DLP Capital recently partnered with Colony Hills Capital to purchase Paramount at Kingwood, a 372-unit apartment complex, located in Kingwood, Texas. Paramount at Kingwood is made up of one-, two-, and three-bedroom apartments, ranging in size from 650 to 1500 square feet. DLP plans on making major renovations to the apartment complex, creating luxurious living for an affordable price. The property is an example of our ongoing efforts to provide organically affordable workforce housing, ensuring that Kingwood residents can afford to live where they work. We were also very pleased to work with Colony Hills Capital, a member of our DLP Elite Impact Housing community.
I recently was in a meeting with a very successful entrepreneur and philanthropist who gave us a short training on trust, I thought was pretty powerful. He broke down trust into 3 parts. I asked a group of successful entrepreneurs the following week what they thought trust was, and almost everyone said the first part, honesty, but no one hit all 3 keys. I am confident after hearing them you will agree with this definition—a great lesson to teach our kids as well, as I did in a recent family meeting a couple Sundays ago.
First, as stated above, is honesty. Telling the truth.
Second, is competency. Knowing what you are talking about.
Here is a good example of this: I was out on a little catarman with my kids a few weeks ago in Puerto Rico; we were maybe 50 yards off the coastline. One of my kids asked me how deep the water was. I told him I think it is two- or three-hundred feet deep. That seemed like a logical depth to me. The captain corrected me that it was actually 29,000 feet deep—the second deepest spot IN THE WORLD! I had no idea. I was not competent, although I was being honest.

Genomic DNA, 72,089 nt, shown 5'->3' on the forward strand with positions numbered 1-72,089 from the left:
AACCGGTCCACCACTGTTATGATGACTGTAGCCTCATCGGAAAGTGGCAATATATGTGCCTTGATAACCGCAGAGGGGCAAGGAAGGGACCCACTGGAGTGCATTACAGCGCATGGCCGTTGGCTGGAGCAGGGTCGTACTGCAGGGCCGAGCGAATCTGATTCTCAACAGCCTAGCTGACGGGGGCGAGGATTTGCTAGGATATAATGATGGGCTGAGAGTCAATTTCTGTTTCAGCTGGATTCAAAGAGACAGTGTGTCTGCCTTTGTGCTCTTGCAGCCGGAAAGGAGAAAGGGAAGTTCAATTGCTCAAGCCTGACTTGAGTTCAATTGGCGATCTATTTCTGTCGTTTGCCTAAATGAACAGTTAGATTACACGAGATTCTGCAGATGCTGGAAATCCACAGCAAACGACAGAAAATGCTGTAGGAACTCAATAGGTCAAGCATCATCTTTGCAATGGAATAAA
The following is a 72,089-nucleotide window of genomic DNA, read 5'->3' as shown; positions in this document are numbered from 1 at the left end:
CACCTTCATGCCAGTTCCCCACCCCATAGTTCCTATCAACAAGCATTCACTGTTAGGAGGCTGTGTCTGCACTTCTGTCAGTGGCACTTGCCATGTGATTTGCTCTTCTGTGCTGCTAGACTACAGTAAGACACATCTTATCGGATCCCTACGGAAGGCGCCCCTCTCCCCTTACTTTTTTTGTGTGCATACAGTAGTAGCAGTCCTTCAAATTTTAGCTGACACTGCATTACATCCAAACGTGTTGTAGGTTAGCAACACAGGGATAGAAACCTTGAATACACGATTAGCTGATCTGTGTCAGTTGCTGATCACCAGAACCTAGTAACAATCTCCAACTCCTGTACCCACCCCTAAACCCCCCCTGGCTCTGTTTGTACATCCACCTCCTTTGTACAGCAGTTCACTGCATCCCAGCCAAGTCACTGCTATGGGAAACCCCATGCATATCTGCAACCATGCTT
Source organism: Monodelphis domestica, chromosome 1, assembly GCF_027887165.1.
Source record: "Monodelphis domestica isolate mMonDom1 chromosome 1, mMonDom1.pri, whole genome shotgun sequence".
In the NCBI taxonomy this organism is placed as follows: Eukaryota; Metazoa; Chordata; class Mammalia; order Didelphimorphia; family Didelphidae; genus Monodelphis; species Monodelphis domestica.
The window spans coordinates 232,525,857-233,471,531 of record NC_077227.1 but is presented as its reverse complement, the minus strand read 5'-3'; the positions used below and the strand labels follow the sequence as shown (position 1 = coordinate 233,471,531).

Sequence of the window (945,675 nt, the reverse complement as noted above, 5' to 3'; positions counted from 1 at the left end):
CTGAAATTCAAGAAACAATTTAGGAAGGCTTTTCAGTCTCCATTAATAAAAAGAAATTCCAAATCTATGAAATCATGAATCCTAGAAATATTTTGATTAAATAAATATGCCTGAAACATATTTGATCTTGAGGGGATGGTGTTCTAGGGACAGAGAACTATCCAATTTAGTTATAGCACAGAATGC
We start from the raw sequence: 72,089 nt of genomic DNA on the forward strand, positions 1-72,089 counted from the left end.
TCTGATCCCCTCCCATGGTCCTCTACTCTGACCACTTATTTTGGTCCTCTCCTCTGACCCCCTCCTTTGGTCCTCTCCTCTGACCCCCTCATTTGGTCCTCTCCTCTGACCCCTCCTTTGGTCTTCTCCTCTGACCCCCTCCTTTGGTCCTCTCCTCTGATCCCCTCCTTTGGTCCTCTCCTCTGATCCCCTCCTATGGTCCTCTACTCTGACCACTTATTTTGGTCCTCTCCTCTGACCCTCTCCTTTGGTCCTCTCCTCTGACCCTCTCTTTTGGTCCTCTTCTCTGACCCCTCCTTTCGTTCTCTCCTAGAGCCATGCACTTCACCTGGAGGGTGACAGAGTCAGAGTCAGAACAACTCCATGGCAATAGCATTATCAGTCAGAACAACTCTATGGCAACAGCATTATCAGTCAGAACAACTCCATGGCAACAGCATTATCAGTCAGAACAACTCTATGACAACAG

Third, is follow through. In order to build trust, you must do what you say you are going to do.
If I tell my kids that on Sunday we are going to go fishing, but then Sunday comes I then tell them I am too busy, and I build a track record of not following through like this, they are not going to trust me next time I tell them we are going to go do something.
Each month at DLP, we highlight one of our ten core values.
These core values truly drive the decision making at DLP, and drive the people we hire into our organization, as well as the people who stay with DLP year after year. This month’s core value is:
Innovative Solutions Focused
We do not simply talk about problems; we drive ourselves to create solutions that produce new, previously thought to be unimaginable results for our clients.
Our Innovative Solutions Focused core value means that:
- We will implement the tech solutions that make us faster